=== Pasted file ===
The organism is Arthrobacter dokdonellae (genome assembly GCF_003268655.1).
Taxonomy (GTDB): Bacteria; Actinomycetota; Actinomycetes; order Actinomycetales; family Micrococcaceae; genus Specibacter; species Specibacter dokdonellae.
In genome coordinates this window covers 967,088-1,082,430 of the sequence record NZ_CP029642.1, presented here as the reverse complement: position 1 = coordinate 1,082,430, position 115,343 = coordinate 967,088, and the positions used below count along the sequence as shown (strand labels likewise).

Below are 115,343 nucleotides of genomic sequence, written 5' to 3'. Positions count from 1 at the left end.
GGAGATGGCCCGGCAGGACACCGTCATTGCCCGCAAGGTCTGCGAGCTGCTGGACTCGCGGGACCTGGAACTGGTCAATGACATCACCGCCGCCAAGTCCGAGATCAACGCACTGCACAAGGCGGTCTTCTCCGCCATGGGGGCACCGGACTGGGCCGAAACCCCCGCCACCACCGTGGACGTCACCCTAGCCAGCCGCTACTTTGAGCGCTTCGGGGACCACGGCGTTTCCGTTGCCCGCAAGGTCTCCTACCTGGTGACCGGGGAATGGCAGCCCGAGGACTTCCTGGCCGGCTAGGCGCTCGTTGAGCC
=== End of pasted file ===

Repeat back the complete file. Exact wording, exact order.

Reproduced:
The organism is Arthrobacter dokdonellae (genome assembly GCF_003268655.1).
Taxonomy (GTDB): Bacteria; Actinomycetota; Actinomycetes; order Actinomycetales; family Micrococcaceae; genus Specibacter; species Specibacter dokdonellae.
In genome coordinates this window covers 967,088-1,082,430 of the sequence record NZ_CP029642.1, presented here as the reverse complement: position 1 = coordinate 1,082,430, position 115,343 = coordinate 967,088, and the positions used below count along the sequence as shown (strand labels likewise).

Below are 115,343 nucleotides of genomic sequence, written 5' to 3'. Positions count from 1 at the left end.
GGAGATGGCCCGGCAGGACACCGTCATTGCCCGCAAGGTCTGCGAGCTGCTGGACTCGCGGGACCTGGAACTGGTCAATGACATCACCGCCGCCAAGTCCGAGATCAACGCACTGCACAAGGCGGTCTTCTCCGCCATGGGGGCACCGGACTGGGCCGAAACCCCCGCCACCACCGTGGACGTCACCCTAGCCAGCCGCTACTTTGAGCGCTTCGGGGACCACGGCGTTTCCGTTGCCCGCAAGGTCTCCTACCTGGTGACCGGGGAATGGCAGCCCGAGGACTTCCTGGCCGGCTAGGCGCTCGTTGAGCC